Yet, despite all this, the thing works pretty well. There is an element of "High Noon" in it as the clock ticks relentlessly towards the dawn execution of "the boy" in the state's new electric chair. And, as in "Front Page," a diverse group of reporters sit around in Pop's café and post office, waiting for the bus that will take them to the prison as witnesses, meanwhile playing gin rummy and trading wisecracks and insults. Pop's Place reminded me of "The Petrified Forest." There are frequent cuts to the cell in death row, where "the boy" -- he's a young man who has put several years in the army and worked as a reporter -- tells the Padre his tale of innocence and woe. Did he murder the guy in the unique fashion described? Six shots fired in such rapid succession that they sound like a machine gun? He claims not. The Padre believes him and promises that, if he's truly innocent, God will believe him.
I used to be an usher in the Yiddish theater and there was one scene in which a similarly innocent young man was strapped into the electric chair. The playwrights allowed Mama to enter the death room, fall to her knees, and sob onto her son's lap. There wasn't a dry eye in the house, although no one can even imagine such a thing happening. Except here, too, the boy's girl friend shows up at the prison and is taken into the warden's home to be comforted by the warden's wife, offered tea, a place to lie down, a quantum of sympathy. She doesn't actually get to weep on the condemned shoulder though.
You won't believe the resolution, so I'll skip it. I don't mean that you won't believe what happens on the screen. I mean you won't believe ME if I describe it. You'll think I'm lying to you. Come to think of it, that's a pretty filthy attitude. You don't even know me and yet you accuse me of being a liar? "The boy" (Philip Shawn) spends most of his time staring into space. The Padre is too handsome for a priest but at least he can act like a professional. The editing is clumsy enough for interpolated shots of them sitting silently together, both of them staring into the unknown. The cast has a number of faces that will be recognizable to fans of older movies. Howard St. John, as the warden, was the corrupt assistant of Broderick Crawford in "Born Yesterday." King Donovan was the guy who found the "blank body" on his pool table in "Invasion of the Body Snatchers." Percy Helton is probably recognizable too. He's the short reporter with the turned-up nose of some kind of rodent, like a prairie dog, and has a high, hoarse, clipped voice.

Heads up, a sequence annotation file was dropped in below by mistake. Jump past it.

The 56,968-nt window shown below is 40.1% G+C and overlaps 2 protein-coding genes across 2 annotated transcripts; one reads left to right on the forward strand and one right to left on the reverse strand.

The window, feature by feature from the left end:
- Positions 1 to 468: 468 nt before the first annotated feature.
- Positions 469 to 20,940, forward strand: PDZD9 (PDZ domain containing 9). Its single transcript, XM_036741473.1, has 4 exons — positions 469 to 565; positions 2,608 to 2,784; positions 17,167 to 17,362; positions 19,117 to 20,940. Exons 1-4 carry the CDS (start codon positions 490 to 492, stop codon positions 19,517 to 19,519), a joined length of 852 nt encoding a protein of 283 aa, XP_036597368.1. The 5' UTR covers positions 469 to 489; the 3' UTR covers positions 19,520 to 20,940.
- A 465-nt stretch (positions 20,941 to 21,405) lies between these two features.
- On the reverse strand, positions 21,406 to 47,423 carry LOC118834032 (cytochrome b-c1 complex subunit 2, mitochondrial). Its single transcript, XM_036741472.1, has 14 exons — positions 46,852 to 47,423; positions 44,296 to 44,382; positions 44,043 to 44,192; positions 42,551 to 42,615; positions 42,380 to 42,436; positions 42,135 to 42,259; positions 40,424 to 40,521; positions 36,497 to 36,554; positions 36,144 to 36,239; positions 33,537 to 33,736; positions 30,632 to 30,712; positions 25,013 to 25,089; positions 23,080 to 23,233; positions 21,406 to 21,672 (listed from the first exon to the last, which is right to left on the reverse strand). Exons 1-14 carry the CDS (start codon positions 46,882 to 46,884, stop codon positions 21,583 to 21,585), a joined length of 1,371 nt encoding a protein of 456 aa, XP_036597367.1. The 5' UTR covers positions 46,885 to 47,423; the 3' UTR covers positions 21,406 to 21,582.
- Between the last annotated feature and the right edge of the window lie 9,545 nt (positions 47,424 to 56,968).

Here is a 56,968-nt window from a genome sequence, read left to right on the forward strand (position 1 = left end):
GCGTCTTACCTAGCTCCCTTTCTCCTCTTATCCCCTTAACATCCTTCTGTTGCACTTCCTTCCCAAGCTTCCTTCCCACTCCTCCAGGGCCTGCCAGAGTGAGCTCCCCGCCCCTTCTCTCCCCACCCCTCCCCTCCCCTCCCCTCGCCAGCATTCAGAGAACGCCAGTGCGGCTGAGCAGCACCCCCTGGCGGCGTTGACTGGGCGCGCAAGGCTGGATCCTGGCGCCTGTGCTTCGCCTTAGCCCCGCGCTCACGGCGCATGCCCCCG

Despite the precariousness of the plot, it all more or less fits together. There is a nebulous logic in which belief and doubt merge into a strangely comforting concinnity. Try it, you'll like it.
"The Sun Sets at Dawn" is a very good movie and film noir. It will be
most compelling for viewers who are not intellectually critical,
anti-religious, or cynical, and also for those viewers more willing to
cut some slack to storytellers who take a definite stance and shape
their stories accordingly, rather than attempt to be all things to all
The story has a definite noir look, with dark and moody photography. For almost its entire length, it's a noir story too, feeling moody and at times oppressive. In fact you could say that it's noir all the way through, under the interpretation that fate has a strong presence here throughout; and recognizing that fate doesn't produce all bad endings or all good endings either. Think of the ending of "Repeat Performance" as an example of a noir film ending that's somewhat analogous. There are places, however, where the film becomes quite strongly melodrama, losing a sense of doom but yet going into deep feeling and questioning of life, something like in "Voice in the Wind". Noir need not be hardboiled. This one gets to tugging on the heartstrings pretty heavily in some places, and becomes somewhat leaden and slow-moving at those times. But overall, the story and pacing hold up.
A man, Philip Shawn, is being readied for the electric chair. The chair is being tested to make sure it works properly. There have been problems before. Shawn's girl friend, Sally Parr, arrives by bus on a dark night. She's greeted by the craggy and grizzled proprietor, Houseley Stevenson, of a roadhouse restaurant and post office station. Reporters are there too, ready to be bussed to the nearby prison. Parr will go there to and be near her beau from childhood. A padre, Walter Reed, comforts Shawn and hears his story. He is innocent, he says. He has been framed. We learn his back story by a clever sequence in which the reporters at the cafe act out the murder intercut with Shawn informing Reed. We understand why he was convicted. At the prison, the warden, Howard St. John, is sympathetic to Shawn and Parr, but what can he do?
More people begin to arrive at the cafe as the story develops further. There is a convict, wrongly convicted, who fetches the mail. There is the owner of a truck company and two drivers. There are three policemen. Stevenson reflects the anxiety felt by those who await the execution, knowing it will be at 5:35. The tension rises. New developments occur. There may be light at the end of the tunnel. Then again, there may not be. Time is short.
Look for Percy Helton, Charles Arnt and Sam Edwards in their roles as reporters. Ms. Parr handles well a difficult scene in which she tearfully overcomes her tears as Reed relays Shawn's messages to her.